Potato Sizing | 8 Ways to Reduce Damage & Maximize Value

Potato Sizing | 8 Ways to Reduce Damage & Maximize Value

Advancements in potato sizing equipment are allowing potato growers and packers to improve the efficiency and productivity of their potato handling facilities, as well as enjoy even gentler handling. Tong has worked with AHDB Potatoes for some time to help raise awareness on the importance of gentle potato sizing and handling, ensuring potato sizing processes bring maximum yield and the best value from your potato crop.

The importance of gentle handling is a continuing priority for growers and packers worldwide and at Tong we’re dedicated to spreading the word… and manufacturing gentle potato handling equipment too of course! (We’ve just added this video below to demonstrate one of our latest and most advanced potato sizing installations so you can see how potato equipment is advancing.)

Top ways to reduce damage with proper potato sizing

So, with gentle handling remaining at the top of the potato sizing agenda, we thought we’d reiterate the top 8 ways to reducing potato damage during the potato sizing process, originally devised by AHDB Potatoes in collaboration with Tong (Click here to view the AHDB’s complete Minimizing Damage guide).

Potato sizing can be done straight from the field or out of store and, if not managed carefully, could potentially damage the crop.

Main Potato Sizer functions:

• Separate soil, lumps and stones from potatoes
• Remove reject crop
• Size grade potatoes

Before potato sizing starts, it’s essential to maintain your equipment; worn parts and abrasive edges need to be restored. Remember, crops differ from variety and field and your potato sizer needs to be set up for the current crop type. Equally important is checking for key damage areas caused by the potato sizer , the top eight areas to check are detailed here.

Potential damage points when Potato Sizing and how to prevent them:

1. Bulker/trailer to hopper

Ensure that the potato hopper’s rubber back traps and soft-landing rubber lining are kept in good condition to ensure cushioned landing of crop when transferred to the hopper. This also helps to prevent damage and/or waste by crop falling onto the floor.

Potato Grading Caretaker Grader from Tong (4)

2. Dumping bin into hopper

Use the correct type of dumper/rotator – this depends on the experience of the forklift driver, as the bin should be rotated as close to the hopper bed as possible. Ideally, to further minimize the damage risk, using a bin dumper feeding a droop snoop conveyor ensures minimal drop and damage to the crop.

Potato Grading Caretaker Grader from Tong (6)

3. Transfer of potatoes from hopper to dirt eliminator

Maintain an even flow of crop to the dirt eliminator to ensure it is carefully spread out from debris, minimizing potential damage as well as ensuring maximum effect of the dirt eliminator in removal of soil and potentially damaging stones.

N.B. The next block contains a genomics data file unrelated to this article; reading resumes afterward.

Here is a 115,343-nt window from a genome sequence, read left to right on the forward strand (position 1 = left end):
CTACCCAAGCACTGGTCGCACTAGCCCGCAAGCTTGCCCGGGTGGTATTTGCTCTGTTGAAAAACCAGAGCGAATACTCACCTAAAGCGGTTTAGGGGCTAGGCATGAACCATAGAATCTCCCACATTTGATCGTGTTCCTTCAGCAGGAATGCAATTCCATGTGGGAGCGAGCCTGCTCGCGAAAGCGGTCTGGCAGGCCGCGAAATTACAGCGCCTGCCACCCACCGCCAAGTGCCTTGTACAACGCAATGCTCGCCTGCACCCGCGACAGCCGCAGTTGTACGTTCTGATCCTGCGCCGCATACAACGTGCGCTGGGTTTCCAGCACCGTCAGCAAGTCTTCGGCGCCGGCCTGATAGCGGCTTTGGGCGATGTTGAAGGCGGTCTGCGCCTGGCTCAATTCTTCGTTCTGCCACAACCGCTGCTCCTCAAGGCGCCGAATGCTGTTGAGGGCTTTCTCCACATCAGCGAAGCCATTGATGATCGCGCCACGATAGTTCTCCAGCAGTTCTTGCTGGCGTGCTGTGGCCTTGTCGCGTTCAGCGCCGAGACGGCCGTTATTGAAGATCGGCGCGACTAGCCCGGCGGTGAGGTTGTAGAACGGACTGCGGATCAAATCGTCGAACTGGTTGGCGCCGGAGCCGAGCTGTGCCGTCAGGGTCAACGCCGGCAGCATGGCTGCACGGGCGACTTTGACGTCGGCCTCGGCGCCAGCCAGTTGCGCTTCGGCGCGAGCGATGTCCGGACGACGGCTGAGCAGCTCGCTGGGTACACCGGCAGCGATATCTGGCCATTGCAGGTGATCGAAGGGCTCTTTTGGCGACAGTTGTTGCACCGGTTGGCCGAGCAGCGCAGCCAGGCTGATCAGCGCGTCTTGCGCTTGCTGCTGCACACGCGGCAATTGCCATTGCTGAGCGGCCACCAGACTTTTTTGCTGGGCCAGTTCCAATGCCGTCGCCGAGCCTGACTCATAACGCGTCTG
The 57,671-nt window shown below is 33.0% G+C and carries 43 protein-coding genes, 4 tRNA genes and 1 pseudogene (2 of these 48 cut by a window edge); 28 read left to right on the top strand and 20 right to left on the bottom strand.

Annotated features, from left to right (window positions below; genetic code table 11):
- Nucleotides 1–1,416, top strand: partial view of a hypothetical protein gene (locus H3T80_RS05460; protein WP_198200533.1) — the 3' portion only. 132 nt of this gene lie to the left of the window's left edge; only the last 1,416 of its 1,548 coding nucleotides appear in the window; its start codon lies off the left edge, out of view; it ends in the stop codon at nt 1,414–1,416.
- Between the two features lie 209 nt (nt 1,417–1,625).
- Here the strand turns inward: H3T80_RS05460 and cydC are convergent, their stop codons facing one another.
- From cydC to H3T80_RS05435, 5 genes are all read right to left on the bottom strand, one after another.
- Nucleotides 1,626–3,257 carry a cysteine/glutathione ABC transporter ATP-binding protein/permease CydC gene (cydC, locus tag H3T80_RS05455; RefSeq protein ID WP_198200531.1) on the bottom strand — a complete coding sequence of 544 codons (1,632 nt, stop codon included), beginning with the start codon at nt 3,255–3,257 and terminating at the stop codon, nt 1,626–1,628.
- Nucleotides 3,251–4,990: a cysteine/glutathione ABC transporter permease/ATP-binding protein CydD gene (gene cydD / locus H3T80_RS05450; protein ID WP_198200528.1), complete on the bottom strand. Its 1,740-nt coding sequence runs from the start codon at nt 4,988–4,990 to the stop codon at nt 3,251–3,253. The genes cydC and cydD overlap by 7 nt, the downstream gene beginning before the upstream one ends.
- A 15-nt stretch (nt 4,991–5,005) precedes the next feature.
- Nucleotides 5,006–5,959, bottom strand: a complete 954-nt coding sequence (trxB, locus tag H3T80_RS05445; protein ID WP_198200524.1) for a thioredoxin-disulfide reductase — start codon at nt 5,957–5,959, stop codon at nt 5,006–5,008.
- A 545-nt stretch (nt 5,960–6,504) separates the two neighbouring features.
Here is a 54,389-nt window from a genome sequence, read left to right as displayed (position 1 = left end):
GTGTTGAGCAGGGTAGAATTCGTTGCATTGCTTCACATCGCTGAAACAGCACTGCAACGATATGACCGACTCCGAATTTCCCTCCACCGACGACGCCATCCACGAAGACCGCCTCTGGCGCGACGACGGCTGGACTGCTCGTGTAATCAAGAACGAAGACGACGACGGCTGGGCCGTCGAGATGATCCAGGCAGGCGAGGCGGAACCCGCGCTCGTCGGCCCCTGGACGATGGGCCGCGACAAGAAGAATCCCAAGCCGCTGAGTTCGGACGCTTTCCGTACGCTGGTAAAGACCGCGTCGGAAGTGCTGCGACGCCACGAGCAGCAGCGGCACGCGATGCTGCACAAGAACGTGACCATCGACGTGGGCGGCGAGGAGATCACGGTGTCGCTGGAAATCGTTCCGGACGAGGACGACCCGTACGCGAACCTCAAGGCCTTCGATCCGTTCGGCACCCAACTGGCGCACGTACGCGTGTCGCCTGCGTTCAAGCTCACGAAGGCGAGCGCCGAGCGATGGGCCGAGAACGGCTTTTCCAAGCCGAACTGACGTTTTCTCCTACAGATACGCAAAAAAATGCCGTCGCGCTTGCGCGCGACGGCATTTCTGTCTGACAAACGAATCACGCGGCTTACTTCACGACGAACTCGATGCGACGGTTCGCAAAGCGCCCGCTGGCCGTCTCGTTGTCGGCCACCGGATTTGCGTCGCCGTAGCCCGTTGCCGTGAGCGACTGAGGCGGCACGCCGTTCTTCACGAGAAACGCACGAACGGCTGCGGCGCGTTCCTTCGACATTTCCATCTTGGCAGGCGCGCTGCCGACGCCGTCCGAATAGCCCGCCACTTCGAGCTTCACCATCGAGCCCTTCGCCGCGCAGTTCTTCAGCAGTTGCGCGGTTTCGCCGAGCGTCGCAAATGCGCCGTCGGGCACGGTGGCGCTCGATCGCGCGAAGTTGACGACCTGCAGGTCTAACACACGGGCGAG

Potato Grading Caretaker Grader from Tong (9)

4. Potato dirt eliminating

To ensure effective yet gentle potato dirt eliminating, it is vital that the dirt eliminating unit, whether spiral rollers, stars or coils, is set up to suit the crop conditions of any given load. Be aware of the right settings for the conditions you’re dealing with. This will ensure the potato dirt eliminator eliminates the dirt effectively without damaging the crop.

Potato Grading Caretaker Grader from Tong (3)

5. Potato Sizing

Check that pintle drive roller are in good order so that the screen doesn’t slip. Ensure the screen is kept in good condition, as any damage to the steel could damage the crop. Do not run agitators too fast, ensure agitator rollers are maintained in good order.

Potato Grading Screen Caretaker Grader from Tong (5)

6. Potato Inspection

Check the drop from the screen to the inspection area and ensure this is kept to a minimum. Keep crop feed constant and steady, running too fast could cause damage to the crop and cause it to be missed by those inspecting. Use turn rollers on inspection belts so both sides of crop are inspected as it travels along the conveyors.

Potato Grading Inspection Caretaker Grader from Tong (1)

7. Transfer of potatoes to bins

Ensure the bin filling machine keeps the crop drop to a minimum. Ensure the machine belt has deep flight or doorstop fingers to gently hold the crop until it reaches the bottom of the bin. This stops it falling quickly into the bin. Ensure the sensors are clean, maintained and set correctly to suit your bin size to ensure minimal crop damage at all times. Do not over fill bins, forklift tines and the bottom of the bin above can cause damage when stacking.

Potato Grading Box Filling Caretaker Grader from Tong (7)

8. Transfer to bulk storage or bulker/ trailer

Ensure heights are matched between elevators and conveyors at any transfer points, to minimize drop. Keep rubber soft landing at contact points, including elevator hopper, in good condition to minimize damage. Ensure elevator head is controlled carefully so that it is placed as close to stored crop as possible for minimum drop. Match the speed of the sizer conveyors and elevator to help keep the flow of crop evenly spread, minimizing damage.

Potato Grading Bulker Elevator Loading

Helpful links:

To view Tong’s complete range of potato sizing equipment click here.

For more information on how to reduce damage to your potato crop throughout the handling process visit: http://potatoes.ahdb.org.uk/growing/bruising

You can download the AHDB Potatoes handy checklist for your potato sizing team to ensure gentle handling of crop at all times.

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